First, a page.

The historic lifeline of Jersey

Words by Tamsin Raine
Photographs courtesy of Ocean Culture Life

“I think this time will make us all appreciate where our seafood comes from.”

No matter where you are in Jersey, you are never more than ten minutes from the sea. For the community, the coast provides endless opportunities to forage and explore, as well as an ancient lifeline. The twice-daily change of the 30-foot tide brings an abundance of valuable fish and shellfish, including crab and lobster, close to the shore.

In Jersey, we have a deep-rooted appreciation for seafood. During the Second World War, Jersey was an occupied territory. While fishermen were grounded to prevent islanders escaping by boat, the community experimented with seafood they could access from the shore, such as limpets, winkles and razorfish, to supplement their diet. Exchanging recipes, such as the classic Jersey razorfish soup, and relying on a strong sense of community spirit brought many islanders through that turbulent time. Despite being under tight control, our knowledge of the tides and diverse local marine life gave us the means to survive and thrive.

Fast forward 75 years, and our 130-vessel fleet of fishermen is facing yet another stark challenge in the form of COVID-19. Restrictions put in place to stop the spread of the virus caused the export market and the restaurant trade to grind to an immediate halt. The markets that Jersey’s small-scale fishermen depended on dried up overnight. Under normal circumstances, about 80% of Jersey’s catch – mainly shellfish – is exported. The main port for our exports is Granville, France, but they can also end up in Spain, and Italy. Southern Europe’s lockdown meant that Jersey’s fishermen could no longer sell their catch via their usual methods.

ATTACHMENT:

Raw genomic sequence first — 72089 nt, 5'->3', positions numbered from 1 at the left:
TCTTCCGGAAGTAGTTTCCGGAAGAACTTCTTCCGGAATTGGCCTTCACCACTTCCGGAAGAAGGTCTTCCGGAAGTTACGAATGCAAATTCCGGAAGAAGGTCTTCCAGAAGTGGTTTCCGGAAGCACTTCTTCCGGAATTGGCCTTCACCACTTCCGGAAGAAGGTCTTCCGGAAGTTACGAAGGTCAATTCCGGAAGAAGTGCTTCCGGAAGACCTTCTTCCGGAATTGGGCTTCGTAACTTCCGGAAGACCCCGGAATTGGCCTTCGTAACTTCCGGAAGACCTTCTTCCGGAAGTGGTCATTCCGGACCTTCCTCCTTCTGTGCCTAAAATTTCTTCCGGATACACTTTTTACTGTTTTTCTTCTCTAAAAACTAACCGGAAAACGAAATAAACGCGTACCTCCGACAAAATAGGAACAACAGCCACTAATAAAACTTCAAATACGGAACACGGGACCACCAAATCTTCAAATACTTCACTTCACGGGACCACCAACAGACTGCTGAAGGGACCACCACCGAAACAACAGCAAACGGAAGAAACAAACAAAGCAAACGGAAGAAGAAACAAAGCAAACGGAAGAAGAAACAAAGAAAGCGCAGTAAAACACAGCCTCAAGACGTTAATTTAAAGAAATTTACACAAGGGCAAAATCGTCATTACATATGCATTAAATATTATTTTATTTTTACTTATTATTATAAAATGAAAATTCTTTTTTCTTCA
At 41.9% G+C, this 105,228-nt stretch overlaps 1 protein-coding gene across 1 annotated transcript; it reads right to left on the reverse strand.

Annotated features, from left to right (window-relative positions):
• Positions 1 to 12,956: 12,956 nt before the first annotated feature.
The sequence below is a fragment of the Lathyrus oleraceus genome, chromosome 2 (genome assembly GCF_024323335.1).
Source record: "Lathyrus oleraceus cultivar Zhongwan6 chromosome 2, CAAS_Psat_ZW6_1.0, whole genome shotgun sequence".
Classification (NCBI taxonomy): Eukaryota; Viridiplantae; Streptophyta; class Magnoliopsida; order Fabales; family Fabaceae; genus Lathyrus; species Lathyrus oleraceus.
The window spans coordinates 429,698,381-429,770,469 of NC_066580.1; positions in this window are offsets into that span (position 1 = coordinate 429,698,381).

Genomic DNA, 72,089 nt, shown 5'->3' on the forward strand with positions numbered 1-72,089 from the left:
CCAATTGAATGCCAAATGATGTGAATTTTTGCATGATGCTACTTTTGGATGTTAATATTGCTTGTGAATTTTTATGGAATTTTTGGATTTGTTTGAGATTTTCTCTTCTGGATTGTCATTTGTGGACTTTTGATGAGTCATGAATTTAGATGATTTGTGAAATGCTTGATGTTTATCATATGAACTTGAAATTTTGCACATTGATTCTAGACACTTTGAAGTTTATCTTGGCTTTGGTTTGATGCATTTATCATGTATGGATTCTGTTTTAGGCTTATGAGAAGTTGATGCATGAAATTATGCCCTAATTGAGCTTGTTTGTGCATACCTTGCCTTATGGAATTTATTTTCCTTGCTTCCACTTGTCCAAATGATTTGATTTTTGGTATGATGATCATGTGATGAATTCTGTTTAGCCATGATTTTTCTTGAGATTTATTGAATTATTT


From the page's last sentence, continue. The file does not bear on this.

Thankfully, as it did so many years ago, Jersey’s ocean culture community has stepped up to solve the problem and provide a clear way in which we can support one another. The solution was clear: we needed to be able to buy seafood directly from local fishermen.

Jersey fishermen fishing boats
Jersey fishermen scallop diving
Jersey fishermen beach crab
Jersey fishermen fishing

Marine conservation charity Blue Marine Foundation (BLUE), started the #LocalFishForDinner campaign to help local small-scale fishermen across the UK and Jersey to find new routes to market. BLUE works with low impact fishing communities across the British Isles to implement fisheries and conservation models that deliver wins for both nature and people. In addition to the social media campaign, BLUE are working with chefs to produce cooking demonstration videos using locally caught fish, encouraging the public to try out fish that they might not usually buy, reviving those forgotten recipes that were passed around the community 75 years ago.

Jersey’s enthusiastic response to the call to buy locally has made it clear that the community’s resilience and passion for the ocean exhibited during the War is still alive today. “We as members of the public have an opportunity through our purchasing power to help the fishermen who fish in small boats around our shores, usually in the most sustainable of ways,” said Charles Clover, Executive Director of BLUE. “They are the life and soul of communities and are vital to the management of our marine protected areas.”

The Jersey Alternative Fish Market Facebook group, set up by local fisherman Jez Strickland in March, already has more than 10,000 members – 10% of the island’s population. “I started the group on March 18th,” Jez told me. “The motivation was a Jersey Evening Post article where Don Thompson mentioned that the export market had closed due to COVID-19. I thought that if I could find a hundred people interested in buying direct from the fishermen we might be able to help one or two of them. I wasn’t expecting the phenomenal response that then occurred.”

Queues stretching the length of the beach began to form, where people maintaining a safe distance waited patiently to purchase fresh, local seafood. “The most popular shellfish are scallops with local buyers, followed by Brown and Spider crab,” added Jez. “Lobsters were popular, but sales have dropped off, recently. Fin fish is very popular with people asking for Bass, mackerel. Many islanders are trying new species such as Bream, pollack, and Gurnard.”

Jersey fishermen islands
Jersey fishermen drone